After my previous modifications resulted in a slow spear that kept maiming and releasing fish, I went back to the shop and made it better.
To increase the speed, I ordered a 1/2-inch diameter band, but that turned out to be so stiff that I could barely stretch it, and if I did it bent the spear, so, that didn’t work.
This actually worked quite nicely. I had effectively doubled the power without making it too difficult to stretch.
Now to solve the problem of the fish wiggling off the spear.
I wanted to add barbs to the spear tips, so my first thought was to use a file. After looking at my file assortment, I realized that this would remove too much metal, and the barbs would really just be notches, they wouldn’t extend beyond the diameter of the tip, so I’m not sure how effective the would be.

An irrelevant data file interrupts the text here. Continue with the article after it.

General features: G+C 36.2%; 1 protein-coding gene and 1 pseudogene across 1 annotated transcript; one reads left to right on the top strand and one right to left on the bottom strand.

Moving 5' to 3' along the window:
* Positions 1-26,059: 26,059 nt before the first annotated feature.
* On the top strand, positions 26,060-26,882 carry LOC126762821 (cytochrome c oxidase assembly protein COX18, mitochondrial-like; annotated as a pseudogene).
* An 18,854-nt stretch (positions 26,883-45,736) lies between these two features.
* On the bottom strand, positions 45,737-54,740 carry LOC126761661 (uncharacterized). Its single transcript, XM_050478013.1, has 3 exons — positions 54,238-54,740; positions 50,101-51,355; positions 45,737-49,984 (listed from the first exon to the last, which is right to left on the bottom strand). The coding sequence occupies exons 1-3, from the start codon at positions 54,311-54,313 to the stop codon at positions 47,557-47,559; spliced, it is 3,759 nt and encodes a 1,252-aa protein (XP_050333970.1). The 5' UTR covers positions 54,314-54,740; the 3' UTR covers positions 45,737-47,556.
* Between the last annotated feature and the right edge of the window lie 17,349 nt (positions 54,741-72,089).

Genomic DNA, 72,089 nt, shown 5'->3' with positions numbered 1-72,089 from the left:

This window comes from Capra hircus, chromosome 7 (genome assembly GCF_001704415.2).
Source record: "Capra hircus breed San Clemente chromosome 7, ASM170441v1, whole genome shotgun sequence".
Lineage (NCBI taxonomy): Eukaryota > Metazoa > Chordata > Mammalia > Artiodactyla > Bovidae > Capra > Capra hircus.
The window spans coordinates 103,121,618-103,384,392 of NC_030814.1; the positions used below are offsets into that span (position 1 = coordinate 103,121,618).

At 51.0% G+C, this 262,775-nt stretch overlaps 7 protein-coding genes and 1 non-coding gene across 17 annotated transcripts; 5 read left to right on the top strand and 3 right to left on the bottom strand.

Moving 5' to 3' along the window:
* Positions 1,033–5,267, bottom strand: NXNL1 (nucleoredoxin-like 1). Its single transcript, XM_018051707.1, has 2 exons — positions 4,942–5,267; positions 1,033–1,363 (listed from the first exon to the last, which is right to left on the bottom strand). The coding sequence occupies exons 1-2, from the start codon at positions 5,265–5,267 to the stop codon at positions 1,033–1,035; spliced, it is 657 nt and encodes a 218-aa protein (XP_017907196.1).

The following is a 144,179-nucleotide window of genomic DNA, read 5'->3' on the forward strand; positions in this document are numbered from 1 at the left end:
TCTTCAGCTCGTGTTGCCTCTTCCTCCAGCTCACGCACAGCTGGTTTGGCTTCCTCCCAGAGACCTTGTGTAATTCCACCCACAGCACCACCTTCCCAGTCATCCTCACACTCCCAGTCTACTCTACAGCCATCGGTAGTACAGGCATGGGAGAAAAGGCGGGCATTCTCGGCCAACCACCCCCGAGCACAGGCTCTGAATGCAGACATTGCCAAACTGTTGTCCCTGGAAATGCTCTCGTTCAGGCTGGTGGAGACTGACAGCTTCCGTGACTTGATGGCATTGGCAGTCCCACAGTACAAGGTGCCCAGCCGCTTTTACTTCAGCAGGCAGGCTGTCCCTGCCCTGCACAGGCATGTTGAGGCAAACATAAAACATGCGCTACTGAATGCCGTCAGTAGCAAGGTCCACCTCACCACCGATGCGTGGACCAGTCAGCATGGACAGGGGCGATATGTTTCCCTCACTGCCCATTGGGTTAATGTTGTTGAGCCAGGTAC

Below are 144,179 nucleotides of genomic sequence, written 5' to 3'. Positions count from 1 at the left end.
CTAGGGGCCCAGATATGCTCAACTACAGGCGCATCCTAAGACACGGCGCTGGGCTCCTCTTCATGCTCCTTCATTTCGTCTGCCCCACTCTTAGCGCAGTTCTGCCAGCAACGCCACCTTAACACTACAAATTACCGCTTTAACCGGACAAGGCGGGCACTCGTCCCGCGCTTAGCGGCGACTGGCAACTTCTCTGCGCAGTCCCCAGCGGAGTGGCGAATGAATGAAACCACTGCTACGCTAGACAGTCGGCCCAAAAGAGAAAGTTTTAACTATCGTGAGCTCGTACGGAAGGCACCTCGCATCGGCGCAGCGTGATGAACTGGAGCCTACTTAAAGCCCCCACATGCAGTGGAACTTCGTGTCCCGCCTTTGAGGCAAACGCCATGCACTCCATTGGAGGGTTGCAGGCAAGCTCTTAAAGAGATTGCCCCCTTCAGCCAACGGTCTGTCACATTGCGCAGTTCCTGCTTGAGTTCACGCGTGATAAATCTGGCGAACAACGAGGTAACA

Done, and Done.
I went out to test it later that evening.
I didn’t see many fish for a long time, which is always a limiting factor in these tests.
But then, as the sun was going down, I saw a decent sized black perch and squeezed the trigger.
The extra power made all the difference and the fish never knew what hit it… because it’s a fish.
The barbs were probably unnecessary in this case, since the polespear nearly blasted straight through the cute little fishy, but they certainly made the fish more difficult to remove from the spear, so I consider them a success as well.
Too bad I don’t like the taste of perch.
I gave the fish to the cats on the jetty and went home with a puffed chest and a bounce in my step.
I’m beginning to think of this design as a poor man’s speargun.
I like it. It’s simple and effective.
But now it has me thinking of other ways to make a cheap speargun…